Patrick Fuller: Yeah, I think Bill hit it right on the head and I think there’s one other point that I’ll point to and we talked about it just a second ago about the changing in dynamics. You have a group that is getting decreasing share of a rapidly increasing market and the complexity that creates. But what it also does is it creates an opportunity – especially with analytics because numbers know no ideology; numbers have no inherent ideology. So that level of complexity really presents an opportunity to sell change internally much more effectively. The one thing that everybody listening to this knows is that when you look up risk-averse professions in the dictionary, there’s a picture of a law firm. And that’s something that we’re aware of. It’s a risk averse and change averse profession. And so what this enables us to do, because the numbers are not part of any inherent ideology, is that it’s utilizing the metrics and the analytics and it’s easier at that point to sell change internally. Most people buy with emotion and justify with logic. We’ve all experienced that as consumers. But certain professions – and lawyers are into this very much – tend to buy with logic first before they get emotionally attached. And so that becomes a really intrical part of selling the need to change internally. Because as we’re going to talk about this and Bill sort of hit on already, with how the clients are going back to the law firms and requesting certain amounts of information. The practice of law is still going to be the practice of law but the business of law has changed tremendously over the last 20 years. So that is something that when you start selling change to a risk averse and change averse group, you have to have something that is going to be what you’re going to convince the logical aspect of that with and that is where the analytics come in.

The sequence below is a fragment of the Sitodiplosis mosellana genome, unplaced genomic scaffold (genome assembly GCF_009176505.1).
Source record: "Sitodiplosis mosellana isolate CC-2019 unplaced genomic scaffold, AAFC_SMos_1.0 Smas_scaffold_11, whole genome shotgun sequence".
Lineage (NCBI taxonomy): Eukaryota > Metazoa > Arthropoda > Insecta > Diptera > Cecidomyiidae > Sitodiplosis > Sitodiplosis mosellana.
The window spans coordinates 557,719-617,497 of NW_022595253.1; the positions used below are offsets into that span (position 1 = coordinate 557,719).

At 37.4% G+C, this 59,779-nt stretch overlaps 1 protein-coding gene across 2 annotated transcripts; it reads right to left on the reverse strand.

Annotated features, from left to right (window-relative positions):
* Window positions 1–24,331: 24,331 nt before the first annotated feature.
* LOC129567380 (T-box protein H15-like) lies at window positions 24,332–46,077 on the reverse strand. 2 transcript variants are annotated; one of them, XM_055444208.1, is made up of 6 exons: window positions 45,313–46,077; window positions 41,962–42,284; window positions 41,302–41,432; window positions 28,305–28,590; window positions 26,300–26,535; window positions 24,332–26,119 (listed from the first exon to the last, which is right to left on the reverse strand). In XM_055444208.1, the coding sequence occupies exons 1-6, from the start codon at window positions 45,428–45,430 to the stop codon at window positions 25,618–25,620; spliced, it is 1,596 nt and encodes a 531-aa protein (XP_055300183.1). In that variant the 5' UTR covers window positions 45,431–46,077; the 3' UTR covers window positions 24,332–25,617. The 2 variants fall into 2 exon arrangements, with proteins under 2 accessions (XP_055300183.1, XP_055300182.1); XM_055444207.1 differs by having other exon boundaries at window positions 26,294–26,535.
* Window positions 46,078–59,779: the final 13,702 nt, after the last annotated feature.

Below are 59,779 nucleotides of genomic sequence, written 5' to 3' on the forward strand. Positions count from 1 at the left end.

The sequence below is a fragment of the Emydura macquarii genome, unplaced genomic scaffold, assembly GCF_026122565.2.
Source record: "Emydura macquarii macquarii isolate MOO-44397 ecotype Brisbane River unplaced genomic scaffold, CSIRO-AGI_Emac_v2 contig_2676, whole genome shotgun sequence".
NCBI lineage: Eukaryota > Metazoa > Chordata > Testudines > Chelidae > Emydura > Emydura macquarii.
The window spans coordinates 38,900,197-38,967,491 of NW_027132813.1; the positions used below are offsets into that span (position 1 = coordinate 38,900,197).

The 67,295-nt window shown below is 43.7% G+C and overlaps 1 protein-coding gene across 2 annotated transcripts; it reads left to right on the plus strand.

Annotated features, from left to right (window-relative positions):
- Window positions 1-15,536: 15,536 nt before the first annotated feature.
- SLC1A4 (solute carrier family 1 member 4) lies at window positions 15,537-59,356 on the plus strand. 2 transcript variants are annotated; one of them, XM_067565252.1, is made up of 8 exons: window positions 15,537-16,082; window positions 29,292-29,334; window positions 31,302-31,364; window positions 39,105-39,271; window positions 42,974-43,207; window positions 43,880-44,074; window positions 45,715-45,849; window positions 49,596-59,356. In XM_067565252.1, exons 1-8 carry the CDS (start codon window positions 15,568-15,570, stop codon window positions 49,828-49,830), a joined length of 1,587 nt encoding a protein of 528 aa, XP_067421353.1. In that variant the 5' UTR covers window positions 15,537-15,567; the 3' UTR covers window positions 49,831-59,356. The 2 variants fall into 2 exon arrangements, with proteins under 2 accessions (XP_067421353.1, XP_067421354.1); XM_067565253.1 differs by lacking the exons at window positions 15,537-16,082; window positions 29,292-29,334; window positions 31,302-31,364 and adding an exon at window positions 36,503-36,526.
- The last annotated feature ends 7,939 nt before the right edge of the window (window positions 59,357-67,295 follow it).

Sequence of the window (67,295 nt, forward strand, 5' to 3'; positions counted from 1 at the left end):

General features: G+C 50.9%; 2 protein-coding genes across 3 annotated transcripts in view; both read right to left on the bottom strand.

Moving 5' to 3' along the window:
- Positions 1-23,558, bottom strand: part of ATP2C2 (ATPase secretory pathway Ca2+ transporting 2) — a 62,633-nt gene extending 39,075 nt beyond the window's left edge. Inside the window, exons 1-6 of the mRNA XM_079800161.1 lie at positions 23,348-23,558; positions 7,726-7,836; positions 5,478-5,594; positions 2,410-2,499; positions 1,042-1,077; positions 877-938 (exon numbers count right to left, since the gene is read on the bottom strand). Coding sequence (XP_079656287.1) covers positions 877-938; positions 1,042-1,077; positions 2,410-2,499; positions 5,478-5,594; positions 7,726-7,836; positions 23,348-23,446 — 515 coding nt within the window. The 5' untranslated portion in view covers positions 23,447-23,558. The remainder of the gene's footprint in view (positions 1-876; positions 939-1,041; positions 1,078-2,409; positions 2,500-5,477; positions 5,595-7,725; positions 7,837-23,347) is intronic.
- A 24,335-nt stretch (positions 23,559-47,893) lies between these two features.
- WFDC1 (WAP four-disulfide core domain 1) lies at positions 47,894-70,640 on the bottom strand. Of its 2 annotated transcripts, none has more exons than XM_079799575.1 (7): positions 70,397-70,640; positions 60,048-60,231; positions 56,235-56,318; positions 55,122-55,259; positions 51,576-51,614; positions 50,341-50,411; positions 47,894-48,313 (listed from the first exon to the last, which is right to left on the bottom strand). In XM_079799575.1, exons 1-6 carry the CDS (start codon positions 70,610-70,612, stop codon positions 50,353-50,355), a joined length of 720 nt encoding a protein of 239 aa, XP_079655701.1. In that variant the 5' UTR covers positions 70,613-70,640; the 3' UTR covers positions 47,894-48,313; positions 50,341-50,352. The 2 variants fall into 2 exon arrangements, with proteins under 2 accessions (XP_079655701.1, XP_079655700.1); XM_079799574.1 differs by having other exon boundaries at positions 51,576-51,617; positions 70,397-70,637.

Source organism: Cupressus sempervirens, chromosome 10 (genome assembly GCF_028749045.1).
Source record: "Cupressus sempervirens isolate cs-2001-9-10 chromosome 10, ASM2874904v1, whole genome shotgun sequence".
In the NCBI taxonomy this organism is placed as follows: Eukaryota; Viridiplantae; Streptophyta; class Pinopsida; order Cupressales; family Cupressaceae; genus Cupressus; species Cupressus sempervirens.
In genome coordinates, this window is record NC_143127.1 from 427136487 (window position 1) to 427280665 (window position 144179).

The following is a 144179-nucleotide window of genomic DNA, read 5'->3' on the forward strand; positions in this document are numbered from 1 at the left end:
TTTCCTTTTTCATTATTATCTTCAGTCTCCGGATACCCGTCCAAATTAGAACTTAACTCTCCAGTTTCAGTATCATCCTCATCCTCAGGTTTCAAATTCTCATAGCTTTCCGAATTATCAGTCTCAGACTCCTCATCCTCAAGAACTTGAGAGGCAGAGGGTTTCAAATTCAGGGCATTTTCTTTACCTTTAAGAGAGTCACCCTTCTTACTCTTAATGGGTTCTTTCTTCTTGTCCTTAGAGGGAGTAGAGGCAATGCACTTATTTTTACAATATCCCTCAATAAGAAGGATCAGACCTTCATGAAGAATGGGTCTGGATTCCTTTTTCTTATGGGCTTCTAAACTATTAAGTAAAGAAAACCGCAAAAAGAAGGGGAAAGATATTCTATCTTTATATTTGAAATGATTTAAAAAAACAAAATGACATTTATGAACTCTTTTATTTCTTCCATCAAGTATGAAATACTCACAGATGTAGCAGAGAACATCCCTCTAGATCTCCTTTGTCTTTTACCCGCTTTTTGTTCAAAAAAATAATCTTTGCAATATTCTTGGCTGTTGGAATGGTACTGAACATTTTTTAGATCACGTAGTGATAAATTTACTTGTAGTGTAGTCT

Jared Correia: Makes a lot of sense and with analytics being so brand new perhaps there’s an opportunity to set the ideology here. So let’s talk practically; for law firms that want to implement analytics, what’s the preferred strategy? Can you guys sort of lay out a hypothetical road map for implementation potentially including some management systems that would need to be put in place?